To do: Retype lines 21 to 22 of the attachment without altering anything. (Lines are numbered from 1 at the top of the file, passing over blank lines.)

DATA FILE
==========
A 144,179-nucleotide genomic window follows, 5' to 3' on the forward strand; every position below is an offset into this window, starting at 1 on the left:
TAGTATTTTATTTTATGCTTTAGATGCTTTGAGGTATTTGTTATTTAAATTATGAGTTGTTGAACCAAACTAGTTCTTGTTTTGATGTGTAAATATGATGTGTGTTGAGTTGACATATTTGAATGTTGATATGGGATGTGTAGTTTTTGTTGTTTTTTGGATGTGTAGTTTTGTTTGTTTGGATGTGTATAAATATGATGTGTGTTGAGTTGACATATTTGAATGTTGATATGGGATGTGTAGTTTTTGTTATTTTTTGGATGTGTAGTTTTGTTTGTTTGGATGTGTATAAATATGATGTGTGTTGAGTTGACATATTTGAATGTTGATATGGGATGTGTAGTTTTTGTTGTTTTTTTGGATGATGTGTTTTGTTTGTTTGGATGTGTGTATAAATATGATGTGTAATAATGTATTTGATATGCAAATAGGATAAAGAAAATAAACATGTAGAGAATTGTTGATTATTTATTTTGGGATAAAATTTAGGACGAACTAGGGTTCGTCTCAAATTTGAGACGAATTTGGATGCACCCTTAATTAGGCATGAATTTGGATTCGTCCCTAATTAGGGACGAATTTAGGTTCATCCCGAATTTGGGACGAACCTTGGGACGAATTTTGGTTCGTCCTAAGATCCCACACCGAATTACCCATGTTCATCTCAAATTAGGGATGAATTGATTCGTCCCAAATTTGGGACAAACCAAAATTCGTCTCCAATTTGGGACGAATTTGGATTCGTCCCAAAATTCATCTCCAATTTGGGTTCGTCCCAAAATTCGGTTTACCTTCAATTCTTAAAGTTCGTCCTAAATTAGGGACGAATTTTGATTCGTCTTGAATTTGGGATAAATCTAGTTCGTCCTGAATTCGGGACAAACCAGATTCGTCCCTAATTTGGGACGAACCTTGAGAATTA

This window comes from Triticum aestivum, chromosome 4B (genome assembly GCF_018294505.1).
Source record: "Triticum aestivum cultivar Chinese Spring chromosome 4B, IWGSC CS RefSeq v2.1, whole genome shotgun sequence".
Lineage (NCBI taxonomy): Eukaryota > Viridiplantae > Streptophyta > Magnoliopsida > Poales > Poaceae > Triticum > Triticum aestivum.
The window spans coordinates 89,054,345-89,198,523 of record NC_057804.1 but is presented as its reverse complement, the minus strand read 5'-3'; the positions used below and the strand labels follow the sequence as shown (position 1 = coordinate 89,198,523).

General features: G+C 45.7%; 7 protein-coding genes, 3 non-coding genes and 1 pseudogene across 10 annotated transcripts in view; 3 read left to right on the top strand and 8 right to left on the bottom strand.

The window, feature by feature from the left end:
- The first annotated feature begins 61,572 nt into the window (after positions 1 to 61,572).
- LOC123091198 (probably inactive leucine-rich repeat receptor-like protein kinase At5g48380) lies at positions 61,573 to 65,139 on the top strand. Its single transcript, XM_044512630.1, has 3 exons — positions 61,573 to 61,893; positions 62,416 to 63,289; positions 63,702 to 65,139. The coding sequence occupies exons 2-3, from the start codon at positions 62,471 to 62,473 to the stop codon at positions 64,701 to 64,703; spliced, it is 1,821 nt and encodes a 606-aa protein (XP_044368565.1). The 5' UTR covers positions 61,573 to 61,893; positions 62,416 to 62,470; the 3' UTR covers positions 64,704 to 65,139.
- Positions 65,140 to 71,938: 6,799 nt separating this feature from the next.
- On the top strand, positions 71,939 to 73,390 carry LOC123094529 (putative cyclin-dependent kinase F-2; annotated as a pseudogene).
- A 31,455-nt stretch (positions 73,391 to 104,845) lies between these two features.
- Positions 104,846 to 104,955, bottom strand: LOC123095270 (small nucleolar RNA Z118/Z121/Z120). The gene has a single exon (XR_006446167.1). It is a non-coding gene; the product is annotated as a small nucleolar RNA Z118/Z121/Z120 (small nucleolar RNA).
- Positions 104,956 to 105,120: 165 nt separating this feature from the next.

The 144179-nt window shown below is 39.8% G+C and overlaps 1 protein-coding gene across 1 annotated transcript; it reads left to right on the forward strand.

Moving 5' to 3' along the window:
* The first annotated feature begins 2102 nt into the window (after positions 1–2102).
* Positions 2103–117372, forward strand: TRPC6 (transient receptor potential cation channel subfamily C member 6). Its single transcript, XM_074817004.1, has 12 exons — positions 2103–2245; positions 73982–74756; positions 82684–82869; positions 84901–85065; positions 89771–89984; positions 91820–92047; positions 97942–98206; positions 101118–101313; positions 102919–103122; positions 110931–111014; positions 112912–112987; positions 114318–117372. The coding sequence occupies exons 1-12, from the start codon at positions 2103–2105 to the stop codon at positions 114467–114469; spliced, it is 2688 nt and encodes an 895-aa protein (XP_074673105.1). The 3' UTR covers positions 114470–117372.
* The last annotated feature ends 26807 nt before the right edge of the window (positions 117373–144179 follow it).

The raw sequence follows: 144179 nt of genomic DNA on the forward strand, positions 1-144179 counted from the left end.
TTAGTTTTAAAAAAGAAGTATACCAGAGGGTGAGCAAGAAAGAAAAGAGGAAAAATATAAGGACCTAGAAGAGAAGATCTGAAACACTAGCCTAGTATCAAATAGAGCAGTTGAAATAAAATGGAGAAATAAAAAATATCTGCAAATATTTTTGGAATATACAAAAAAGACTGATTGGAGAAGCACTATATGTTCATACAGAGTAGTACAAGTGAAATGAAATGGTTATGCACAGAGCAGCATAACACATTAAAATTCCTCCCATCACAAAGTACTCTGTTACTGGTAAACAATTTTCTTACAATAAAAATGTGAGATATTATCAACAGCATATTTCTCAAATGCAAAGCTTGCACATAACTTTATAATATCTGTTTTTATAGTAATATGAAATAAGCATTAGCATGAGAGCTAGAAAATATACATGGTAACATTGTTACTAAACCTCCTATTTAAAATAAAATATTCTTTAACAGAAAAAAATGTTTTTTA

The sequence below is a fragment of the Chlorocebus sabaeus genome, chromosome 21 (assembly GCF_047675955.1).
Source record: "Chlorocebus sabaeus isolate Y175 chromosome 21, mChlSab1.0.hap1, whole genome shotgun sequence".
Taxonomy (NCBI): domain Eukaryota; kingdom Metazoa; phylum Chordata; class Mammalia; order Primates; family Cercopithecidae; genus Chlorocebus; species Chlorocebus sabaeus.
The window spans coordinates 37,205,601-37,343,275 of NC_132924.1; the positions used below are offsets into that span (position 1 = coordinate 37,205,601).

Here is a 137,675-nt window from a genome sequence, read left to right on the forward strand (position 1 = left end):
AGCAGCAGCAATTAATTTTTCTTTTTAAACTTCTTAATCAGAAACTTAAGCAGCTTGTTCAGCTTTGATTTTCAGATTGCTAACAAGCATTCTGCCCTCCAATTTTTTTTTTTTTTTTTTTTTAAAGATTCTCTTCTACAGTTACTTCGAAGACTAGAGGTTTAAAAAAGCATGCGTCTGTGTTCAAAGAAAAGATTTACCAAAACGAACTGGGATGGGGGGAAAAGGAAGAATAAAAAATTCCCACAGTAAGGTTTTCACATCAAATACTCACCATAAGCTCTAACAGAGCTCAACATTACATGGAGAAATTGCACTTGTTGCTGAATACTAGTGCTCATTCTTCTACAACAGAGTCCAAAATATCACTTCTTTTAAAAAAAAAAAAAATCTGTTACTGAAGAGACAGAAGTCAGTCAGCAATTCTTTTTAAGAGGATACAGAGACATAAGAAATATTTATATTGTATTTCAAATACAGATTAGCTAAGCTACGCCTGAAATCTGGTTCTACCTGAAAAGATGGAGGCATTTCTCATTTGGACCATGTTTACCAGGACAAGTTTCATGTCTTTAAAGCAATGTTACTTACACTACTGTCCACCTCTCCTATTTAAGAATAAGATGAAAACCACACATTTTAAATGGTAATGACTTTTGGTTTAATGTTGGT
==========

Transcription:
The raw sequence follows: 144179 nt of genomic DNA on the forward strand, positions 1-144179 counted from the left end.
TTAGTTTTAAAAAAGAAGTATACCAGAGGGTGAGCAAGAAAGAAAAGAGGAAAAATATAAGGACCTAGAAGAGAAGATCTGAAACACTAGCCTAGTATCAAATAGAGCAGTTGAAATAAAATGGAGAAATAAAAAATATCTGCAAATATTTTTGGAATATACAAAAAAGACTGATTGGAGAAGCACTATATGTTCATACAGAGTAGTACAAGTGAAATGAAATGGTTATGCACAGAGCAGCATAACACATTAAAATTCCTCCCATCACAAAGTACTCTGTTACTGGTAAACAATTTTCTTACAATAAAAATGTGAGATATTATCAACAGCATATTTCTCAAATGCAAAGCTTGCACATAACTTTATAATATCTGTTTTTATAGTAATATGAAATAAGCATTAGCATGAGAGCTAGAAAATATACATGGTAACATTGTTACTAAACCTCCTATTTAAAATAAAATATTCTTTAACAGAAAAAAATGTTTTTTA